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World & Nation

Spain creates Mediterranean Sea reserve for whale migration, bans fossil fuel search

Whales

A sperm whale calf swims next to its mother and a pod of sperm whales, about four miles off the coast of the Agat Marina in Guam in 2001.

(Chris Bangs / Guam Variety News)

Spain is creating a marine wildlife reserve for the migrations of whales and dolphins in the Mediterranean Sea and will prohibit searching for fossil fuels in the area.

The Spanish government announced Friday that the protected reserve will cover 17,909 square miles between the Balearic Islands and the mainland. It says the area “is of great ecological value and represents a migration path of vital importance for cetaceans in the Western Mediterranean.”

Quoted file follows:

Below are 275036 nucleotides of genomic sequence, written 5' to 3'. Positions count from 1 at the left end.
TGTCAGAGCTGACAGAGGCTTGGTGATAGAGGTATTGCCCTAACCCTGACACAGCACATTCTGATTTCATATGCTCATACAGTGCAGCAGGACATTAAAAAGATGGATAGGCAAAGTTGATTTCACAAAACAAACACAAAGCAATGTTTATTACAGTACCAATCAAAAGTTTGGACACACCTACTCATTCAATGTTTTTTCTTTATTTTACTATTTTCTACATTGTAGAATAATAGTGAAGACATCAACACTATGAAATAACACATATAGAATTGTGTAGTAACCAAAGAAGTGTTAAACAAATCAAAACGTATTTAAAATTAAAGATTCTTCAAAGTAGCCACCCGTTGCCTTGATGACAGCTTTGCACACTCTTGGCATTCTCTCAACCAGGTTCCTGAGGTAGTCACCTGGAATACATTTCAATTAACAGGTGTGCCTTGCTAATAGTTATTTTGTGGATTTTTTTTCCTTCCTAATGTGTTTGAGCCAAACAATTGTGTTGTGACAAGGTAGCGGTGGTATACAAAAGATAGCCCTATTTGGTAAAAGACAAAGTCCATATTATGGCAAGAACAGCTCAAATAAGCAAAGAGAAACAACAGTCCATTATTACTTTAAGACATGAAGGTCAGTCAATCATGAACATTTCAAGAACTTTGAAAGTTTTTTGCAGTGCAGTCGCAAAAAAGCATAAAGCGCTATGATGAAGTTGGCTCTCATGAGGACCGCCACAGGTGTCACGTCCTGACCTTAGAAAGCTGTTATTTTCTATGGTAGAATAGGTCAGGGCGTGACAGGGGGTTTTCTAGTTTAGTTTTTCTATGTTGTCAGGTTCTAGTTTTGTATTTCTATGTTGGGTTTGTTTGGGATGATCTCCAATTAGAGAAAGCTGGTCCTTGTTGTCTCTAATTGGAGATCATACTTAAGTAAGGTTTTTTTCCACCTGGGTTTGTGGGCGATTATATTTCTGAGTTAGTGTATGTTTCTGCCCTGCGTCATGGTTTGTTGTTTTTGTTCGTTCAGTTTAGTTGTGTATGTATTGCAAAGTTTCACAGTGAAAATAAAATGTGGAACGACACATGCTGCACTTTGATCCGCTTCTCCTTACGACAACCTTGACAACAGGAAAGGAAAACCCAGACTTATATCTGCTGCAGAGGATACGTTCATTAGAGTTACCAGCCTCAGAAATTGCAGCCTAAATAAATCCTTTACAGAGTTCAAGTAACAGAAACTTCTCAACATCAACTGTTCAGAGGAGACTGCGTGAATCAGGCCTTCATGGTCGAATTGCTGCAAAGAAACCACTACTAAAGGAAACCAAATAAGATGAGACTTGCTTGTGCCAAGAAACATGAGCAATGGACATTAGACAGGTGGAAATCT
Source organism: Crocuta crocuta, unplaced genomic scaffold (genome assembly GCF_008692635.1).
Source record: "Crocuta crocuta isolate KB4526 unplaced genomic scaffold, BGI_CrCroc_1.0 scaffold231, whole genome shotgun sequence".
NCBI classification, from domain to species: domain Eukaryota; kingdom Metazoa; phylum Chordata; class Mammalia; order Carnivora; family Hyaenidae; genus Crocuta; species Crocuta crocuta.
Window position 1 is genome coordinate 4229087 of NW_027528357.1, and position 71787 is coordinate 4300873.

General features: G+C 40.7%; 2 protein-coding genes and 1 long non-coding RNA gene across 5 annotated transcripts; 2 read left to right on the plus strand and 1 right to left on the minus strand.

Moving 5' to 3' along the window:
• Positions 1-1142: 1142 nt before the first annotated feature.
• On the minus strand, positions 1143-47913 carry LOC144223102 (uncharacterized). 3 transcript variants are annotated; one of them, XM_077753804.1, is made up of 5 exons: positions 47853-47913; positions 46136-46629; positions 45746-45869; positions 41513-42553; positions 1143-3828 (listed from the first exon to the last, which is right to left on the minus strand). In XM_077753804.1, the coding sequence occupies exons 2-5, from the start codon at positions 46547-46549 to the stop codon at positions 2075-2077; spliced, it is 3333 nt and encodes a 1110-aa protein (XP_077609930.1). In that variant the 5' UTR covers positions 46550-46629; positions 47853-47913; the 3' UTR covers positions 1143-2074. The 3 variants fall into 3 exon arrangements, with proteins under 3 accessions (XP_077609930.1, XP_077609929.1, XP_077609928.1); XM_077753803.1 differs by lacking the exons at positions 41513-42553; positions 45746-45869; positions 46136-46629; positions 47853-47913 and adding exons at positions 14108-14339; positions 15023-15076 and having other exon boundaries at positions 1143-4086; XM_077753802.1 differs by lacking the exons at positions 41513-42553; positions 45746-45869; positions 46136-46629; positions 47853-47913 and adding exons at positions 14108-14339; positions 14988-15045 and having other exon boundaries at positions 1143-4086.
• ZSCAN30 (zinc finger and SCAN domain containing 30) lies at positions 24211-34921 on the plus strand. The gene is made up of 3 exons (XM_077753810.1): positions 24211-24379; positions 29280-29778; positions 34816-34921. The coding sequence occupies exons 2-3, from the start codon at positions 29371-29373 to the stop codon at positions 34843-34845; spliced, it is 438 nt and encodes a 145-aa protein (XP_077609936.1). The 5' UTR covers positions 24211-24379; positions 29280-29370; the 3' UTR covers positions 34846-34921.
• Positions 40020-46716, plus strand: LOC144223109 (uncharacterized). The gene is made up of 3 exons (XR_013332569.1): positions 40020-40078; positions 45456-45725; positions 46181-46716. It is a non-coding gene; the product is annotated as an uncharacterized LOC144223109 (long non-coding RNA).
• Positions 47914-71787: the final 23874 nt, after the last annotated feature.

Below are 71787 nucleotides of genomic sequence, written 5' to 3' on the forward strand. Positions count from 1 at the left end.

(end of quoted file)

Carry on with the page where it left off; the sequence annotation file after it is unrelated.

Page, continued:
Teresa Ribera, Spain’s minister for ecological transition, says “this is the end of new prospecting or any type of extraction of fossil fuels” in the protected area.

The species Spain hopes to protect are Fin whales, sperm whales, grey sperm whales, pilot whales, Cuvier’s beaked whales, bottlenose dolphins, striped dolphins, common dolphins and loggerhead turtles.

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